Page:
An article by Inman News, a leading real estate technology news site, has traditional real estate agents buzzing about a potential threat. More revealing than the headline, Welcome to Wall Street’s housing market, is the subhead:
Investors will eat agent commissions and begin to control housing stock
As a longtime real estate consumer advocate, my fear of Zillow Instant Offer mirrors that of Barry Zigas, director of housing for Consumer Federation of America: large institutional investors or iBuyers have the potential to “box out first-time homebuyers in some markets by purchasing with cash and removing inventory from the market.” Not just any inventory, but AFFORDABLE inventory which means they’re making it harder for ordinary homebuyers.
Zillow’s new entry is arguably a response to two other well-funded iBuyer models: OpenDoor and OfferPad. To date, their combined impact on the market is insignificant and their fees are outrageous — 9-12% on top of purchase prices according to 1000Watt. Given that, is it credible to fear that a 3% market share in test markets will morph into market domination when the post real estate recession buying spree by institutional investors only resulted in 1 to 2% ownership of single-family homes?
Why fear a POTENTIAL threat from iBuyers when EXISTING non-end use buyer’s, including:
1. Small local flippers,
2. AirBnB investors;
3. Foreign buyers (aka #SpeculatorsWithoutBorders), and
4. Crowdfunding pools
accounted for 37% of sales in 2016 from according to Mark Hanson? Curiously, that’s the same percentage of condo buyers in Boston who paid CASH during April 2014. If cash buyers and existing investors are already putting artificial upward pressure on housing prices, why no industry outrage? If there’s already a huge problem, why not explore ways, as Inman News writes, that Wall Street involvement can “improve housing affordability?”
Not a single county in the US has enough affordable housing. If Wall Street funded innovations, like shared equity, can help change that in a way that is responsible and promotes purchases by first-time homebuyer without contributing to overheated markets, affordable housing advocates will celebrate their solutions. However, if they are simply adding to or extending speculative pressure, time to ramp up regulatory reform rather than retreating?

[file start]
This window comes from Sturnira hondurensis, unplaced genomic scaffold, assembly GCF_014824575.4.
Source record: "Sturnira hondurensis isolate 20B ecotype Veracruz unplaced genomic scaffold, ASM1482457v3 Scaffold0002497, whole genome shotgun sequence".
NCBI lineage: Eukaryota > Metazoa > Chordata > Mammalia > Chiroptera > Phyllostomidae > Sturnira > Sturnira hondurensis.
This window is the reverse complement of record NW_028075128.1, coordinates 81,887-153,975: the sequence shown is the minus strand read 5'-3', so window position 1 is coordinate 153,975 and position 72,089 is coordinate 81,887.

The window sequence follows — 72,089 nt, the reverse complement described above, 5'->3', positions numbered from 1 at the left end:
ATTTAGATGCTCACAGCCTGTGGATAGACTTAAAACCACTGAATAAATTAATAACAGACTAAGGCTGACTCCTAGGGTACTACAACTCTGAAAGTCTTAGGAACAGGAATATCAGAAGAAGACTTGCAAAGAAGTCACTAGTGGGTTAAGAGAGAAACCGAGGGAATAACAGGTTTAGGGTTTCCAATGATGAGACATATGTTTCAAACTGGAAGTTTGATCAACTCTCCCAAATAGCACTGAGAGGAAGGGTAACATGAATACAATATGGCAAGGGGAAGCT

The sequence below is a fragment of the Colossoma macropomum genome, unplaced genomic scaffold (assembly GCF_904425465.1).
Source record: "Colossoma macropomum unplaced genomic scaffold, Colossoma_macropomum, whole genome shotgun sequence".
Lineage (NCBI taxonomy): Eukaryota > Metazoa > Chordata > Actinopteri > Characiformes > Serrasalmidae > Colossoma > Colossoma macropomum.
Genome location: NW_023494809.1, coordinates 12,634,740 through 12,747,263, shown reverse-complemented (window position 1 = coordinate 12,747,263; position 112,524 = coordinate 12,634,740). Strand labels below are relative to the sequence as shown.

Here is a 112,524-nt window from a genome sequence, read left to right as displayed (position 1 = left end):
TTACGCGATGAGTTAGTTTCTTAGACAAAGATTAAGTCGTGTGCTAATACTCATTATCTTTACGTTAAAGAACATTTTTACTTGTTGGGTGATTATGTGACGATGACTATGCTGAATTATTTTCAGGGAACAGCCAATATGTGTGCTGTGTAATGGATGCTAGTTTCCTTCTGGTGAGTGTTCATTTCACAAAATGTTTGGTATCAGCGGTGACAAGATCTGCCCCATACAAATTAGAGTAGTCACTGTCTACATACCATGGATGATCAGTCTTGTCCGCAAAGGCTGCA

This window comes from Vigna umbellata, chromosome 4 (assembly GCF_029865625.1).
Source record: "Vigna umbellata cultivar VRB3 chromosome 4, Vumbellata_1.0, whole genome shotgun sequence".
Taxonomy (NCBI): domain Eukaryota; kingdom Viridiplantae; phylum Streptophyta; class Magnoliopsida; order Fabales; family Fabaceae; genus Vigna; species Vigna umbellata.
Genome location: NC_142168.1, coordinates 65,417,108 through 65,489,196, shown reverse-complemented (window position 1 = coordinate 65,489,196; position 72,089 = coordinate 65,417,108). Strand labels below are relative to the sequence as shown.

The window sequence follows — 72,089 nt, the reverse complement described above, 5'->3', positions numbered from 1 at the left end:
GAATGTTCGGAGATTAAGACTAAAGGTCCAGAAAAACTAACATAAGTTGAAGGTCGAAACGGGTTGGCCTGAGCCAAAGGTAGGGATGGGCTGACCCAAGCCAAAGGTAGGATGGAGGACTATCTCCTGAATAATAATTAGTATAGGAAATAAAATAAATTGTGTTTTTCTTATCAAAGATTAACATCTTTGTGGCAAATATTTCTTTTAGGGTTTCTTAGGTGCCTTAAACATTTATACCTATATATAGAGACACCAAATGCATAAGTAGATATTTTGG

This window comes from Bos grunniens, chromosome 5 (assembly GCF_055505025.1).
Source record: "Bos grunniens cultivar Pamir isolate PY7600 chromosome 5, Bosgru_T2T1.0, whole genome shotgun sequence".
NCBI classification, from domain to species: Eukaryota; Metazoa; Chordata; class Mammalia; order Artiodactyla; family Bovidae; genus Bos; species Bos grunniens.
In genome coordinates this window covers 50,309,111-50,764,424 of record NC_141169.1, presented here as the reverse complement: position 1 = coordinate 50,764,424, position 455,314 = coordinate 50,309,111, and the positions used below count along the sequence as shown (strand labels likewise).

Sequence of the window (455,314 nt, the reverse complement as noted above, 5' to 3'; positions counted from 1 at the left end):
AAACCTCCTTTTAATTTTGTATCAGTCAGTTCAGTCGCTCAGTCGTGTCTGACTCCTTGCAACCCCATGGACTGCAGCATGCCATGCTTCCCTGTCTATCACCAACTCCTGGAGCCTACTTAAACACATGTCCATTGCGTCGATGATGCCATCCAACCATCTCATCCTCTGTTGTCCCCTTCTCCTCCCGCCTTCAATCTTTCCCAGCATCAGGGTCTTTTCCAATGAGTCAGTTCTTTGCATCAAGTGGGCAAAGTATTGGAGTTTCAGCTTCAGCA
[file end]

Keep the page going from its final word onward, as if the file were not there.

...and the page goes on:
When it comes to regulatory reform, few organizations can mobilize coalitions like the Consumer Federation of America (CFA); and after laying low for a decade, glad they’re talking about real estate. If the Wall St threat is really about protecting existing commissions, incumbents should know that CFA first called the real estate industry an “informal cartel” more than 25 years ago. They underlined that position in their last white paper on real estate, which will have it’s 11th anniversary next week, June 19, 2006. That was near the peak of the last real estate cycle, is history poised to repeat itself?
http://bit.ly/RECartelCFA_2006 (share via social media)
Call to action
We can’t predict the answer to that question but we can debate it at local offline events we call #BubbleHour or #REonTap. We can also give homebuyers a choice of fees and rebates, as well as reactive house hunting or proactive. As our Inman Innovator designation attests, we’ve got a long history of trying to reform the real estate industry, including an event that featured Ralph Nader and the Consumer Federation of America in 1993. We invite change agents from Wall Street to Main Street to follow / share / join #RE2020 to deliver billions in Consumer savings by the year 2020.
http://RE2020.Loomio.org (share via social media)